FEEM working papers "Note di lavoro" series
2016 .053

Do Extreme Weather Events Generate Attention to Climate Change?


Authors: Matthew R. Sisco, Valentina Bosetti, Elke U. Weber
Series: Mitigation, Innovation and Transformation Pathways
Editor: Massimo Tavoni
Keywords: Climate Attention, Social Media, Extreme Weather
JEL n.: Q54, C81, D80

Abstract

We analyzed the effects of 10,748 weather events on attention to climate change between December 2011 and November 2014 in local areas across the United States. Attention was gauged by quantifying the relative increase in Twitter messages about climate change in the local area around the time of each event. Coastal floods, droughts, wildfires, strong wind, hail, excessive heat, extreme cold, and heavy snow events all had detectable effects. Attention was reliably higher directly after events began, compared to directly before. This suggests that actual experiences with extreme weather events are driving the increases in attention to climate change, beyond the purely descriptive information provided by the weather forecasts directly beforehand. Financial damage associated with the weather events had a positive and significant effect on attention, although the effect was small. The abnormality of each weather event’s occurrence compared to local historical activity was also a significant predictor. In particular and in line with past research, relative abnormalities in temperature (“local warming”) generated attention to climate change. In contrast, wind speed was predictive of attention to climate change in absolute levels. These results can be useful to predict short-term attention to climate change for strategic climate communications, and to better forecast long-term climate policy support.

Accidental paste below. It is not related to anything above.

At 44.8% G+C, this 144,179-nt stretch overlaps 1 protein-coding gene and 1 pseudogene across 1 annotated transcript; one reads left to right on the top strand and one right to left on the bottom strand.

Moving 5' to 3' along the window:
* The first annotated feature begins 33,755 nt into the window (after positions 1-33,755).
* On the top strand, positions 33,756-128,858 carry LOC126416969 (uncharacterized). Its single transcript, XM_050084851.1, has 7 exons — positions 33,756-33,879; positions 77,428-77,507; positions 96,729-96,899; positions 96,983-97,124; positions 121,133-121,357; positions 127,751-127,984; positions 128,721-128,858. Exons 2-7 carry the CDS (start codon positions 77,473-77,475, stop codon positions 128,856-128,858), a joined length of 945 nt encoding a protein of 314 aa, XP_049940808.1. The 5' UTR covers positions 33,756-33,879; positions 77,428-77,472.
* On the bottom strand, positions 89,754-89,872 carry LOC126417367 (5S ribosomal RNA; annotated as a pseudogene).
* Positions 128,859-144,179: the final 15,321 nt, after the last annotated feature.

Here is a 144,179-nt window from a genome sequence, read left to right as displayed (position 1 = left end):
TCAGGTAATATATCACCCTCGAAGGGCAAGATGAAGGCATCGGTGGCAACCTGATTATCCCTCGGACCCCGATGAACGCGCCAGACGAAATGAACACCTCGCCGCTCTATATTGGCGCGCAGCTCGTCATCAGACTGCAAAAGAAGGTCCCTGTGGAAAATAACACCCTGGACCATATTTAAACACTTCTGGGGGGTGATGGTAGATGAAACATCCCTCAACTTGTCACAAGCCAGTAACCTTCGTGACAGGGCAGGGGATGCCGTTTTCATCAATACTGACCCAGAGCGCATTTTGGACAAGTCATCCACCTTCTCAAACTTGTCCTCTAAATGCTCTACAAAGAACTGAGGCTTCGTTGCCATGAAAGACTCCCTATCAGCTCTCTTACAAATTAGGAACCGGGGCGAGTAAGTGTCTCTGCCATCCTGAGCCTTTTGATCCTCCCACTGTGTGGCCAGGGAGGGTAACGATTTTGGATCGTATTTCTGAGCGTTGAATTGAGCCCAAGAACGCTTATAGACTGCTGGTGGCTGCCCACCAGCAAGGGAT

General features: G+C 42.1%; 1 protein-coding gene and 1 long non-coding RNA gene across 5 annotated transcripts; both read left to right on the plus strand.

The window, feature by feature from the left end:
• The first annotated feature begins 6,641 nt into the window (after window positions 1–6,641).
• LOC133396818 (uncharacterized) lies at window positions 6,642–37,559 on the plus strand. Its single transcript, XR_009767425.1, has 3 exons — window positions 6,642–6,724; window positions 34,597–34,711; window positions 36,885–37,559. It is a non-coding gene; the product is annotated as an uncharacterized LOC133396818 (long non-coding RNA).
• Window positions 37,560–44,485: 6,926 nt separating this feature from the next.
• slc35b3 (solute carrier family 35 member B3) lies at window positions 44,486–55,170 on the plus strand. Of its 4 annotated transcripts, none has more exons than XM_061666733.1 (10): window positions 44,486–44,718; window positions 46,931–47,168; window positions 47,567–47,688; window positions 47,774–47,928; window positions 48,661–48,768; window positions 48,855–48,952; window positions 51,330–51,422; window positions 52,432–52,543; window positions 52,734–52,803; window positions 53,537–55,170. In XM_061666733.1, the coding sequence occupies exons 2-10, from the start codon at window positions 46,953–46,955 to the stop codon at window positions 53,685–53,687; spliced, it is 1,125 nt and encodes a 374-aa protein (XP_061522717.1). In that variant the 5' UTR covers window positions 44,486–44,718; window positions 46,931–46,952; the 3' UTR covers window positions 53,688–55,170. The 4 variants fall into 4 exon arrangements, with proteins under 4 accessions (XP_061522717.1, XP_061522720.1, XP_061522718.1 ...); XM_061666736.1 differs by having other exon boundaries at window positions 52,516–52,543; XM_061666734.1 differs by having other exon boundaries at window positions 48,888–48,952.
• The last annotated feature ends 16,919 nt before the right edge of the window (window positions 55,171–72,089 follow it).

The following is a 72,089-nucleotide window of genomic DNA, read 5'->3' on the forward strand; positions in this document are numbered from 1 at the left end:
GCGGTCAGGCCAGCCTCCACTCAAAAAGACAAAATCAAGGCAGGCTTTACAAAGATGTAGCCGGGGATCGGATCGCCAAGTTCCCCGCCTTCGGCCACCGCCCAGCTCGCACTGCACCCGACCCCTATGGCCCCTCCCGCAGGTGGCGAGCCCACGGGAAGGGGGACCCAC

***

Suggested citation: Sisco, M. R., V. Bosetti, E. U. Weber, (2016), 'Do Extreme Weather Events Generate Attention to Climate Change?', Nota di Lavoro 53.2016, Milan, Italy: Fondazione Eni Enrico Mattei

Download file
Download PDF file
links
Link
Watch the video presentation by FEEM researcher V. Bosetti

FEEM Update

Subscribe to stay connected.

Your personal data will be processed by Fondazione Eni Enrico Mattei. – data Controller – with the aim of emailing the FEEM newsletter. The use of Your email address is necessary for the implementation of the newsletter service. You are invited to read the Privacy Policy in order to obtain additional information about the protection of Your rights.

This Website uses technical cookies and cookie analytics, as well as “third party” profiling cookies.
If you close this banner or you decide to continue navigating on this Website, you express consent to the use of cookies. If you need additional information or you wish to express selective choices on the use of cookies, please refer to the   Cookie PolicyI agree